|Environmental Change and International Law: New Challenges and Dimensions (UNU, 1992, 493 pages)|
|Issues in international environmental law|
|3. Changing requirements for international information|
Great progress has been made during the past two decades in collecting and sharing information about environmental conditions and trends worldwide. Experience gained with pollution problems is now being applied to natural-resource issues and new accounting methods are being explored to capture values that escape normal economic analysis. With greater insights now available about anthropogenic inputs to "global change," it is clear that environment and development issues are linked and that global environmental issues cannot be resolved in the long run without major reductions of poverty and wasteful consumption.
As was foreseen by the Brundtland Commission, the breadth of information being sought will be difficult as we move from current experience, in which human activities and their effects were neatly compartmentalized within nations, within sectors (energy, agriculture, trade), and within broad areas of concern (environmental, economic, social). These compartments have begun to dissolve. This applies in particular to the various global "crises" that have seized public concern, particularly over the past decade. These are not separate crises: an environmental crisis, a development crisis, an energy crisis. They are all one.
Further progress in communications and other technical breakthroughs will make the world increasingly "open" to information flows of potentially great value during the transition to sustainable development. And much of this information can reach people at all levels whose day-to-day decisions contribute to global environmental change.
But, despite the unavoidable openness of an "interdependent world," expanding demands for information may prompt resistance by those who are unable themselves to take full advantage of it and are determined to protect state sovereignty in such matters. To the degree that international finance is required for national development, it is normal that the provision of supporting information will be a condition. Here too, great sensitivity is called for, as well as the provision of additional support to enable countries to strengthen internal capabilities to collect and analyse information pertinent to their own development, as well as to global security. While mechanisms are in place that lay down the rules for private finance, whether in the form of loans or investments, the fact that all countries have a voice in multilateral organizations of the UN system gives them the opportunity to use that system to encourage greater transparency and access to information being shared for the common good, and to negotiate the conditions under which this will flourish.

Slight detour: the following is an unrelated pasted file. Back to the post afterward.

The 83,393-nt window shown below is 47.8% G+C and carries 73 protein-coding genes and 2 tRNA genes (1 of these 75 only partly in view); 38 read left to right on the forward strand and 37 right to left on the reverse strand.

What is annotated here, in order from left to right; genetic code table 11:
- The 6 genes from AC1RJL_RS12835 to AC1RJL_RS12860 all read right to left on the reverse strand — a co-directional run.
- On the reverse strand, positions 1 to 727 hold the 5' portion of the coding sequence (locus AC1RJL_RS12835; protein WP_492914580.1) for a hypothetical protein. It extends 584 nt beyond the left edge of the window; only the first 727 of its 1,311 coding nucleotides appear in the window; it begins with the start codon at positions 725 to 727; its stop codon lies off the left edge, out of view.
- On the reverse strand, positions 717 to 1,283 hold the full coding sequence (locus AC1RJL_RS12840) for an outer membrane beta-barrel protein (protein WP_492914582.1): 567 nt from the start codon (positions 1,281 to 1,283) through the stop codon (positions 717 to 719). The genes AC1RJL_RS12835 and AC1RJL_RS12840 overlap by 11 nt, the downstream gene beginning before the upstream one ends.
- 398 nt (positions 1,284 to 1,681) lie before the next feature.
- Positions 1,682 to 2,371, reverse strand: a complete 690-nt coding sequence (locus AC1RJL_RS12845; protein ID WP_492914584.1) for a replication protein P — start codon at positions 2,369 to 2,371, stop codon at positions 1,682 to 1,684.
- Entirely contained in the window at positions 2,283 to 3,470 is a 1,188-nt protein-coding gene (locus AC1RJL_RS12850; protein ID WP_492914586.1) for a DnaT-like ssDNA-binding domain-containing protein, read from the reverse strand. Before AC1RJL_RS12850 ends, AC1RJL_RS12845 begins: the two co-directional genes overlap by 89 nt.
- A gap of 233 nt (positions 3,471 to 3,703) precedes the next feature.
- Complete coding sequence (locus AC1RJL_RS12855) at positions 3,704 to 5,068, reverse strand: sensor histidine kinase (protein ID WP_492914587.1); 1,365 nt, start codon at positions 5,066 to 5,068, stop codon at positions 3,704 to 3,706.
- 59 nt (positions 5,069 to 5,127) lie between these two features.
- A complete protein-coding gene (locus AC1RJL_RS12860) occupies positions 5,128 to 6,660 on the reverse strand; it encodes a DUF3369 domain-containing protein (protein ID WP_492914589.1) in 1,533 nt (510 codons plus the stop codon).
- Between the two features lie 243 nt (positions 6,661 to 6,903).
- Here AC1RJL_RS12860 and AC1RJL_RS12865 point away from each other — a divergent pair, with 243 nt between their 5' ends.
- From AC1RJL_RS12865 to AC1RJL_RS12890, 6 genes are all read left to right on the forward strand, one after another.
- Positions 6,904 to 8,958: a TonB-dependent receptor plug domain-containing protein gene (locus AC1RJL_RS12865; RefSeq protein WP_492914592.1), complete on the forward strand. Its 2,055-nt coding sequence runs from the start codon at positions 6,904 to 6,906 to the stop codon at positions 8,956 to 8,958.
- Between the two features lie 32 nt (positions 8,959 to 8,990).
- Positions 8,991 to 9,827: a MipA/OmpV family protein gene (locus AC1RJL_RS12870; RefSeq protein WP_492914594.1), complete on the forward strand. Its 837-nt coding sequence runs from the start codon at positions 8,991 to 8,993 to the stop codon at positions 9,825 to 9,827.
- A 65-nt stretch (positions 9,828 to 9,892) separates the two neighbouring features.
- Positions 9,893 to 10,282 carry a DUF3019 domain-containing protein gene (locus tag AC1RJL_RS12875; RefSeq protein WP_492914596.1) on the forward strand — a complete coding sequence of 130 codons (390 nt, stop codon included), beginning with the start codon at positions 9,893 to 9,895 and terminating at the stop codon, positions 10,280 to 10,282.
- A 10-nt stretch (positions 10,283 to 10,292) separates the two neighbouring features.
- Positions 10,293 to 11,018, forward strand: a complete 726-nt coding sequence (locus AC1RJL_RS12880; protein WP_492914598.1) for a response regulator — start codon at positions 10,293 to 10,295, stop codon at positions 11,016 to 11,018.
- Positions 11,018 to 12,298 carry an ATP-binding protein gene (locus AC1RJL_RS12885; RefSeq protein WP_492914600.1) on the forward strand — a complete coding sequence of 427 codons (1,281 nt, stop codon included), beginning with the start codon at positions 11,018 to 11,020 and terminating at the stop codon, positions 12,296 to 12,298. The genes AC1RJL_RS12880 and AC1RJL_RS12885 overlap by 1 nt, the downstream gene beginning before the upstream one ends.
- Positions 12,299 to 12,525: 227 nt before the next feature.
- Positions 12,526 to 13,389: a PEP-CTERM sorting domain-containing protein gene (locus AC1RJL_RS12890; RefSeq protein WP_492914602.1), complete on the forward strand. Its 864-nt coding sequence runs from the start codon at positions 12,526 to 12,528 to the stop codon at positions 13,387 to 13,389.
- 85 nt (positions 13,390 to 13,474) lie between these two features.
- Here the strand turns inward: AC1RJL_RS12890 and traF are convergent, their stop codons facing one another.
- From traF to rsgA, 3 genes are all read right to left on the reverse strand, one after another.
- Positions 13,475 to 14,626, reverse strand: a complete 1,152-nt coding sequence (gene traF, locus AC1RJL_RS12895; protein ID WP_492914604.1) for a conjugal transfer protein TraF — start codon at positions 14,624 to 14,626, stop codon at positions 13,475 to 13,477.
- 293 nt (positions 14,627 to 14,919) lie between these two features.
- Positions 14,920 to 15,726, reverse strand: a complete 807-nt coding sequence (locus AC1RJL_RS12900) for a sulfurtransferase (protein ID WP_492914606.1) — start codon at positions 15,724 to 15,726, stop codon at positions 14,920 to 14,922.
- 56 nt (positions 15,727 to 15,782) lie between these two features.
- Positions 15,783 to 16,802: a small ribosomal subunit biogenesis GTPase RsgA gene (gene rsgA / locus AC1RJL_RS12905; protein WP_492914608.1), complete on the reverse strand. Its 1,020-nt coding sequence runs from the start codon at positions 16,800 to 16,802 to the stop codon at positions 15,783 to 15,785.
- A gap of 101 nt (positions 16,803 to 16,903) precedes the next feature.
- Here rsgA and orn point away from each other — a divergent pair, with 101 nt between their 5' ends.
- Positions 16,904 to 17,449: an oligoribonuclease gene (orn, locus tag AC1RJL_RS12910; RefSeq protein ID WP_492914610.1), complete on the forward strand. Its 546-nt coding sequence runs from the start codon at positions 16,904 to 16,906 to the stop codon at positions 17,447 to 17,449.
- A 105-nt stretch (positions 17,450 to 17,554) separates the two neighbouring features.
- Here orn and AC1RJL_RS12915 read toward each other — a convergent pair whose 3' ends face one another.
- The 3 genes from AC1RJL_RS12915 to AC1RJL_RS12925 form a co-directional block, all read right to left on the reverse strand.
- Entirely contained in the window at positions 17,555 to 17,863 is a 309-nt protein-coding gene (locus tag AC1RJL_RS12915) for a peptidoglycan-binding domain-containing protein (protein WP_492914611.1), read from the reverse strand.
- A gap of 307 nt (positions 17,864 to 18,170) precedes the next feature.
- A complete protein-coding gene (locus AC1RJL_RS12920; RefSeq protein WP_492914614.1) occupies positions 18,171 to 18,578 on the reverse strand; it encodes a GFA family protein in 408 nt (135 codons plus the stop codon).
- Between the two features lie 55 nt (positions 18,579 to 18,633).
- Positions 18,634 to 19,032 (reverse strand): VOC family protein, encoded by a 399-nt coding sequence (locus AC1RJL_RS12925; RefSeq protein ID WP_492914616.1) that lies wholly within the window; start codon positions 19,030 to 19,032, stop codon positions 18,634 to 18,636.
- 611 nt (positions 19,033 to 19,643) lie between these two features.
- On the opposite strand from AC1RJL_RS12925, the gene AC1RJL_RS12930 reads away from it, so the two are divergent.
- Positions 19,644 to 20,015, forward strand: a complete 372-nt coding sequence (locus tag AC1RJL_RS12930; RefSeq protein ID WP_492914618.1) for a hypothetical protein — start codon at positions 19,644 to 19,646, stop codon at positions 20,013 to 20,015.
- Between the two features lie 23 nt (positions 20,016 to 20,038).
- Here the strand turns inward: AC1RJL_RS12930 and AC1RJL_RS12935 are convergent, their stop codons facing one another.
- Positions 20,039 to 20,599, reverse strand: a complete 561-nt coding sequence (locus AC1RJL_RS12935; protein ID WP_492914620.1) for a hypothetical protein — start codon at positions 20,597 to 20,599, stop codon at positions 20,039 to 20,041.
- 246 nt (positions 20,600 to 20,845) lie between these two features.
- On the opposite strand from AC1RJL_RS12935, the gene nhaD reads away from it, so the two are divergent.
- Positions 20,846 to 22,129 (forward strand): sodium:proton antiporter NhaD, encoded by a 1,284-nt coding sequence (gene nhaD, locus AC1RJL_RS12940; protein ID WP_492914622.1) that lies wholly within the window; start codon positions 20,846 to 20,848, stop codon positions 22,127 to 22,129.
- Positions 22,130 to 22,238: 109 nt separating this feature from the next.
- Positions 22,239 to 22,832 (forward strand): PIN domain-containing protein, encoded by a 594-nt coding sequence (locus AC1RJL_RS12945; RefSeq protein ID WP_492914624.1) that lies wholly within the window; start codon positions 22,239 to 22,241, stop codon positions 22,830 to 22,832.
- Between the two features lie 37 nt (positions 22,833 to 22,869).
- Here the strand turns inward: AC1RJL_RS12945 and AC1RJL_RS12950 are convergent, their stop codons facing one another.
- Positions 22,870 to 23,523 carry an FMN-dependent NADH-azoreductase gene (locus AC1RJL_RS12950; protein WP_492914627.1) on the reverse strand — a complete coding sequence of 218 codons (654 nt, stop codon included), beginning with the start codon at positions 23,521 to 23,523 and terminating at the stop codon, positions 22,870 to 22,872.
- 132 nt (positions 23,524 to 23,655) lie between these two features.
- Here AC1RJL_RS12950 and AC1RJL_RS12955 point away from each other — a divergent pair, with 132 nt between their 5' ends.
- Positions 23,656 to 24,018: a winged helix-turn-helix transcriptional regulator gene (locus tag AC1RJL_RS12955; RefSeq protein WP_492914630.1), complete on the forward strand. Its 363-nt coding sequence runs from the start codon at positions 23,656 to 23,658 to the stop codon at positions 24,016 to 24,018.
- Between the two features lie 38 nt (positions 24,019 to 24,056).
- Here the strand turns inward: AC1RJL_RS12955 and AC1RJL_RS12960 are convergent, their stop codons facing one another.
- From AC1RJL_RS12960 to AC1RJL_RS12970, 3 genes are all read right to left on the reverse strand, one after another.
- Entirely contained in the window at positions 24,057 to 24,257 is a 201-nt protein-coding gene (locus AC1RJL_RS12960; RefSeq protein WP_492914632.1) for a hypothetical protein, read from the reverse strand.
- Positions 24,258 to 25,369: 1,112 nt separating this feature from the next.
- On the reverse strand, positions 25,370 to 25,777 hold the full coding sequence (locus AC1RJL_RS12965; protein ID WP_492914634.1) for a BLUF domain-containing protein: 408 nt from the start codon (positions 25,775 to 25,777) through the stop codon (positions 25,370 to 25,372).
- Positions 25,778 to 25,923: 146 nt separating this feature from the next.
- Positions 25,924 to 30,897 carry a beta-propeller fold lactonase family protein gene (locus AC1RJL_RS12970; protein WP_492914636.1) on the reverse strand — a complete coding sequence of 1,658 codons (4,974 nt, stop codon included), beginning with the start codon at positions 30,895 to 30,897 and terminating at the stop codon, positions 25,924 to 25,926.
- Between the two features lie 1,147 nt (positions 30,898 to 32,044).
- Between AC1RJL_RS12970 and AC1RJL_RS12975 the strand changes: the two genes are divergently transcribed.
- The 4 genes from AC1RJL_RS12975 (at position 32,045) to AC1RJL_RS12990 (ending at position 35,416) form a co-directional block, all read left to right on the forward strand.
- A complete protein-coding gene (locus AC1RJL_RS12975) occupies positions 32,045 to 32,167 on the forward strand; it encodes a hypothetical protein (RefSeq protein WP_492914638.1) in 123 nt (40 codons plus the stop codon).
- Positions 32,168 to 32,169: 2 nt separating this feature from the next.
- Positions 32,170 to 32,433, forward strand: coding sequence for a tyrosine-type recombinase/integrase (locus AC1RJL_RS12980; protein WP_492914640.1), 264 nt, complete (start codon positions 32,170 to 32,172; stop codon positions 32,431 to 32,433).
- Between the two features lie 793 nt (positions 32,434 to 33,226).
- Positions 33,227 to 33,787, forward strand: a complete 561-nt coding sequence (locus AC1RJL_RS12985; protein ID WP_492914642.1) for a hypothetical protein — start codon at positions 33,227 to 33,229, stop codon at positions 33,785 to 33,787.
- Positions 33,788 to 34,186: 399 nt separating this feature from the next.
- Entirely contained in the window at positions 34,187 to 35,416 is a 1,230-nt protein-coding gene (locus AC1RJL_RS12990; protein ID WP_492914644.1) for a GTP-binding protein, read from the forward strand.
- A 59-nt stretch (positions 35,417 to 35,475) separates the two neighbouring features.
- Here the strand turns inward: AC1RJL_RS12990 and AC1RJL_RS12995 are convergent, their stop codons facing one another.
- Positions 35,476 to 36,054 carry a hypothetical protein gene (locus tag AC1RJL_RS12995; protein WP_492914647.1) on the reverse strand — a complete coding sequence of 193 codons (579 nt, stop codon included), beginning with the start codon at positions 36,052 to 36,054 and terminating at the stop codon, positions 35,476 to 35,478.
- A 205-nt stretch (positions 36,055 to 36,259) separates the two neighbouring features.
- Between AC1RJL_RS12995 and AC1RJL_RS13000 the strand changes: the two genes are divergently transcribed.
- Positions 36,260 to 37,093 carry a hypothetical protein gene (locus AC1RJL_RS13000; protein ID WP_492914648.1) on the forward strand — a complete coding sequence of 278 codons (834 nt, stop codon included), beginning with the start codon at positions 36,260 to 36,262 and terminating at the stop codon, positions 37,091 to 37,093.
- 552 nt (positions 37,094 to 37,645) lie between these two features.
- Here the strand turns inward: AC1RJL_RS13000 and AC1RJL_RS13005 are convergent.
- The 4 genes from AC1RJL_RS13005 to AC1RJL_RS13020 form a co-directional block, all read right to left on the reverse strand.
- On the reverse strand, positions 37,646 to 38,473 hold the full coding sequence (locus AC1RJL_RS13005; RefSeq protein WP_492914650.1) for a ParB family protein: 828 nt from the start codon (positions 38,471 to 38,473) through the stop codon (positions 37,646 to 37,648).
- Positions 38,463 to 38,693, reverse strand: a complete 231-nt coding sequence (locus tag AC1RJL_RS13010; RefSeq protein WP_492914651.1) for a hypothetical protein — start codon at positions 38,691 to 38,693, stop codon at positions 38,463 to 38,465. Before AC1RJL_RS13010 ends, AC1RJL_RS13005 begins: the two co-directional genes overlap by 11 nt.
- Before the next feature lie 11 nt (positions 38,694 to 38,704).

Clearly, a regime encouraging transparency and free movement of information to support sustainable development can be promoted - if governments wish it - by investing in traditional "technical assistance" programmes in which the UN system has extensive experience to strengthen human and institutional capabilities to handle information useful for sustainable development and global-risk reduction. Partnership in this exercise with the non-governmental scientific and other groups is offered, and financial support might be garnered through GEF.
UNCED provides a unique opportunity to agree on steps to strengthen human and institutional capacities to generate information useful for promoting global security and sustainable development.